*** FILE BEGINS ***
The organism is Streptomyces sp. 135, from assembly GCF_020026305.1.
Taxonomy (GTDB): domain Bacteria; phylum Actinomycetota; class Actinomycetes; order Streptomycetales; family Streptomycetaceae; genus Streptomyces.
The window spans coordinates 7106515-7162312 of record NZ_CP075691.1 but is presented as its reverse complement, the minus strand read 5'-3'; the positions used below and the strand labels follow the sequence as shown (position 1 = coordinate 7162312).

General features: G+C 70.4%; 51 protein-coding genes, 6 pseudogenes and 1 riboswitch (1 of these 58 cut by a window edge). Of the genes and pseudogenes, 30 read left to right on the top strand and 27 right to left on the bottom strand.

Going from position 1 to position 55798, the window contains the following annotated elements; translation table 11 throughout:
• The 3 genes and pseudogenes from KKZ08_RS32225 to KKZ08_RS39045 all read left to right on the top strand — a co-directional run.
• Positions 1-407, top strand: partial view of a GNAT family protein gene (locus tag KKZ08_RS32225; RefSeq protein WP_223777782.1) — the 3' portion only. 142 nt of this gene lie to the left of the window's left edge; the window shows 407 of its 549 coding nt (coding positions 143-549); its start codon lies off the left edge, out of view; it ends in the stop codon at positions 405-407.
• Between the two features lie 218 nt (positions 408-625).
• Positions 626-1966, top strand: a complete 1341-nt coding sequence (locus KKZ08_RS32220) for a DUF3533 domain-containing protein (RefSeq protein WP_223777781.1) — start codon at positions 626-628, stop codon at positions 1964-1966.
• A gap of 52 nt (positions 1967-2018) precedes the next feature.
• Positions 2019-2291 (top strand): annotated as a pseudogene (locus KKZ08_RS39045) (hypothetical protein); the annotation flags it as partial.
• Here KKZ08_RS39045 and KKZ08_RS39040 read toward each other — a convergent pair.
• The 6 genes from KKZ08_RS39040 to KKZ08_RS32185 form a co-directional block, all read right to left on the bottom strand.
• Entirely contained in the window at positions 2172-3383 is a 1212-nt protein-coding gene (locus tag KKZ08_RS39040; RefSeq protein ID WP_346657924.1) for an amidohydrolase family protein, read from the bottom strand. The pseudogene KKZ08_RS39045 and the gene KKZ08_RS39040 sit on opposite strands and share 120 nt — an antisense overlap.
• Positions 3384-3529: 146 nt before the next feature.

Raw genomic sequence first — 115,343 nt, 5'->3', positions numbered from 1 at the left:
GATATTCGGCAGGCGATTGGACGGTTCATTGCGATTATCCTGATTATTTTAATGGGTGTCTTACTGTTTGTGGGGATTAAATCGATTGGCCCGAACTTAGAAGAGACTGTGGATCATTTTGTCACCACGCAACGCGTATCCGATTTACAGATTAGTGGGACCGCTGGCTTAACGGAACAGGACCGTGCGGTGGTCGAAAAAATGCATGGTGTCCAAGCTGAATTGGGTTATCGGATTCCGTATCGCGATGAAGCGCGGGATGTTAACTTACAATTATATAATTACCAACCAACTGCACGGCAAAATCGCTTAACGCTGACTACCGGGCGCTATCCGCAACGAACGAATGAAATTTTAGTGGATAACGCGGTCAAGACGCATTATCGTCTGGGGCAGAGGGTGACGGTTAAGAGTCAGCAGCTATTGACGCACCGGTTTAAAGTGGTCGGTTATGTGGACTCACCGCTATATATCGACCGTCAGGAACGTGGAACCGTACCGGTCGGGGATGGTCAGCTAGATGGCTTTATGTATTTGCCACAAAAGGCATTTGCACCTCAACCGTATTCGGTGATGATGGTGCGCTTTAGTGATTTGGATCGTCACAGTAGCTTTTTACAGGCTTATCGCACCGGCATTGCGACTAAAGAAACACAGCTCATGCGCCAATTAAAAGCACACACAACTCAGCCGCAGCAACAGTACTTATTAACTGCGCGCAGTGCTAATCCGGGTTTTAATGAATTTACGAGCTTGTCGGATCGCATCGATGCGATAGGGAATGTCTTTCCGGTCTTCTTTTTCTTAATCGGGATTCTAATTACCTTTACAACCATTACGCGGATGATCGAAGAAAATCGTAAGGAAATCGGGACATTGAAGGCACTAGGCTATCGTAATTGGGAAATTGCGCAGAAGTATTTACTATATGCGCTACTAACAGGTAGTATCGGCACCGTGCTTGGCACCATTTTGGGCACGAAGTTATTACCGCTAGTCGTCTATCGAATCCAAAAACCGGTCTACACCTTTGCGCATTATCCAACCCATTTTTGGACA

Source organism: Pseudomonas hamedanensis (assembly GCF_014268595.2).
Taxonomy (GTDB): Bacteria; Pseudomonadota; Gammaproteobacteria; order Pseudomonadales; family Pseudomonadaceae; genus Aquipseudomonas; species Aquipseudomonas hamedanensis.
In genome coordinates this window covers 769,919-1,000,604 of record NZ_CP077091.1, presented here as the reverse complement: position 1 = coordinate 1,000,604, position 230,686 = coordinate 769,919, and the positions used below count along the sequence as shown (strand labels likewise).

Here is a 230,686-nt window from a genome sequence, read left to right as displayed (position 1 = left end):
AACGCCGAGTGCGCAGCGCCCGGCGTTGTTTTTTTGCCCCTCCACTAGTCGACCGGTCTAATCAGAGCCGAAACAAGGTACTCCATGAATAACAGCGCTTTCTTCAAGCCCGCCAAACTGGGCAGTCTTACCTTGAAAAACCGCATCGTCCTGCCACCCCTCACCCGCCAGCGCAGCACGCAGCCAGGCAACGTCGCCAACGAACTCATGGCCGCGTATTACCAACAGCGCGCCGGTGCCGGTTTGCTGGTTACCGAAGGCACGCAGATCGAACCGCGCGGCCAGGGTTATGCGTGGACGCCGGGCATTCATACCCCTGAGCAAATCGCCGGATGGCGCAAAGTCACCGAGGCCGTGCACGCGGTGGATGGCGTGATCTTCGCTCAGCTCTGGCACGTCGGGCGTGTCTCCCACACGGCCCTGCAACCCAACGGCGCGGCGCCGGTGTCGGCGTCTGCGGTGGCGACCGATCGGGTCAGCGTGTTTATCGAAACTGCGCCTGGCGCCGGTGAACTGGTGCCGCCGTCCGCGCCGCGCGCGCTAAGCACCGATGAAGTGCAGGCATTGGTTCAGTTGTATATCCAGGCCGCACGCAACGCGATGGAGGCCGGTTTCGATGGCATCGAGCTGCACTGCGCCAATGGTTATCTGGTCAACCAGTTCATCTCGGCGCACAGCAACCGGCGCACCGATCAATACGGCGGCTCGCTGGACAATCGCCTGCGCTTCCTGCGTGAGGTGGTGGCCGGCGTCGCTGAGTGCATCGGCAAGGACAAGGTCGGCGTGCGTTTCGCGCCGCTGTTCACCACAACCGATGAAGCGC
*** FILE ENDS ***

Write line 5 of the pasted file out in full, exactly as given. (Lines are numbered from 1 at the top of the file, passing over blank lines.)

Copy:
Going from position 1 to position 55798, the window contains the following annotated elements; translation table 11 throughout: